Alterations in the brain-gut system have been implicated in various disease states, but little is known about how early-life adversity (ELA) impacts development and adult health as mediated by brain-gut interactions. We hypothesize that ELA disrupts components of the brain-gut system, thereby increasing susceptibility to disordered mood. In a sample of 128 healthy adult participants, a history of ELA and current stress, depression, and anxiety were assessed using validated questionnaires. Fecal metabolites were measured using liquid chromatography tandem mass spectrometry-based untargeted metabolomic profiling. Functional brain connectivity was evaluated by magnetic resonance imaging. Sparse partial least squares-discriminant analysis, controlling for sex, body mass index, age, and diet was used to predict brain-gut alterations as a function of ELA. ELA was correlated with four gut-regulated metabolites within the glutamate pathway (5-oxoproline, malate, urate, and glutamate gamma methyl ester) and alterations in functional brain connectivity within primarily sensorimotor, salience, and central executive networks. Integrated analyses revealed significant associations between these metabolites, functional brain connectivity, and scores for perceived stress, anxiety, and depression. This study reveals a novel association between a history of ELA, alterations in the brain-gut axis, and increased vulnerability to negative mood and stress. Results from the study raise the hypothesis that select gut-regulated metabolites may contribute to the adverse effects of critical period stress on neural development via pathways related to glutamatergic excitotoxicity and oxidative stress.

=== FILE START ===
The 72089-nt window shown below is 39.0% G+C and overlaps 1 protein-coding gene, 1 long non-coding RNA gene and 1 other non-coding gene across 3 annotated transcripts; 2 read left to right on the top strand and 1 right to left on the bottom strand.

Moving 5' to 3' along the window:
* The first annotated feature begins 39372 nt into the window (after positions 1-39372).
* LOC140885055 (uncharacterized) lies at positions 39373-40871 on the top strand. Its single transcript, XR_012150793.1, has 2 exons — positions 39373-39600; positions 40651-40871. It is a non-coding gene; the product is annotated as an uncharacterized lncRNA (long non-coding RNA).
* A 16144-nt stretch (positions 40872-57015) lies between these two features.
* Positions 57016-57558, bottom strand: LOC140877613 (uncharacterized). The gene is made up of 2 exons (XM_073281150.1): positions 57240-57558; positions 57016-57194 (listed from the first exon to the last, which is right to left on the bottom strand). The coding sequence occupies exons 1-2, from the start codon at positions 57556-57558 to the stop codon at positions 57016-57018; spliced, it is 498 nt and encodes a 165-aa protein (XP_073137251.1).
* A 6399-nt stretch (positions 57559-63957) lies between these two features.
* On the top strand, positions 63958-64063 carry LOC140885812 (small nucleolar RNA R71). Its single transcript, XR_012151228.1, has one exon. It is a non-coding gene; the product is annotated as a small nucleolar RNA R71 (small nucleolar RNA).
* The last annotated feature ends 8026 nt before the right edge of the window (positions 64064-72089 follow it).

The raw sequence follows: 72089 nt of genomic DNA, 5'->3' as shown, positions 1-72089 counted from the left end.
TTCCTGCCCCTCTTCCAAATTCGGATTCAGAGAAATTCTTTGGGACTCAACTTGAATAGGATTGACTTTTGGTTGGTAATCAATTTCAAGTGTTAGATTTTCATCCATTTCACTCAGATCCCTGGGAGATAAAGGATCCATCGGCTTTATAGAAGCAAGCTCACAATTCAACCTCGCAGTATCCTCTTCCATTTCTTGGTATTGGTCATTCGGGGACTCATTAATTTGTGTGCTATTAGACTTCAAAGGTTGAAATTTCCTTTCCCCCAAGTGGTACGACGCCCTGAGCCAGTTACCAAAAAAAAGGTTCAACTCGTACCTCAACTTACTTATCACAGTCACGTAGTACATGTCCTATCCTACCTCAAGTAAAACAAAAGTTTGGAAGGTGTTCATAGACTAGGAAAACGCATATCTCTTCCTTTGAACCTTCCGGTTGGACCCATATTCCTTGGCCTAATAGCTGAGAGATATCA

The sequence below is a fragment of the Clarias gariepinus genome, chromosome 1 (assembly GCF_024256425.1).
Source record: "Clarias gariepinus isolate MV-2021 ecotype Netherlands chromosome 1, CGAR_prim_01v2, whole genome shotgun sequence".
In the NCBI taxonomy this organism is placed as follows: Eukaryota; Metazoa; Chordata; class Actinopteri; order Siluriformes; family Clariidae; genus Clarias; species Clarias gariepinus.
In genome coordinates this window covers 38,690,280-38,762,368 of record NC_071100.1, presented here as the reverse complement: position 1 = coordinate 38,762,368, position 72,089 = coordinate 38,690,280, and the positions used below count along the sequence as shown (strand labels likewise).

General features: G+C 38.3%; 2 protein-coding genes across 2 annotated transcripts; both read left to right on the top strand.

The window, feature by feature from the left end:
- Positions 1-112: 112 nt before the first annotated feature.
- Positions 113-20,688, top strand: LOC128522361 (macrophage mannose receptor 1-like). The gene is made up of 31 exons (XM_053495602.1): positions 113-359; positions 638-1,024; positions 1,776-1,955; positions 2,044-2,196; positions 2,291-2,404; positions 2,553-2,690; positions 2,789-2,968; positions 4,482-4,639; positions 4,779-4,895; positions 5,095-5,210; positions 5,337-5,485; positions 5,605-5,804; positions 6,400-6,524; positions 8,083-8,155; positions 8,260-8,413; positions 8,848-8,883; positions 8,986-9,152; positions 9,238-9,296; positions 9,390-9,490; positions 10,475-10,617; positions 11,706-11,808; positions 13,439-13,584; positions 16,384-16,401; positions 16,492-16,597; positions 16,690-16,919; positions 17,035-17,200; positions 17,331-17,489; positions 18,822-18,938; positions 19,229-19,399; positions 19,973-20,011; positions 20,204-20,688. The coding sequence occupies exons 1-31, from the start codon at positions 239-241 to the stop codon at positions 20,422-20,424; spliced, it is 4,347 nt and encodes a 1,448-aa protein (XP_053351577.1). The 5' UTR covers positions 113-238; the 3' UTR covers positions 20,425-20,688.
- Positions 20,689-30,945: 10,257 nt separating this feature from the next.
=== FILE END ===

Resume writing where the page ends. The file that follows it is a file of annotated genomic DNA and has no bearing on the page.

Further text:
Keywords: Anxiety/depression; Brain functional connectivity; Brain-gut microbiome; CNS, central nervous system; ELA, early life adversity; Early life adversity; Glutamatergic excitotoxicity; PLS-DA, partial least squares discriminant analysis; Perceived stress; RMS, root mean squared.
© 2021 The Authors. Published by Elsevier Inc.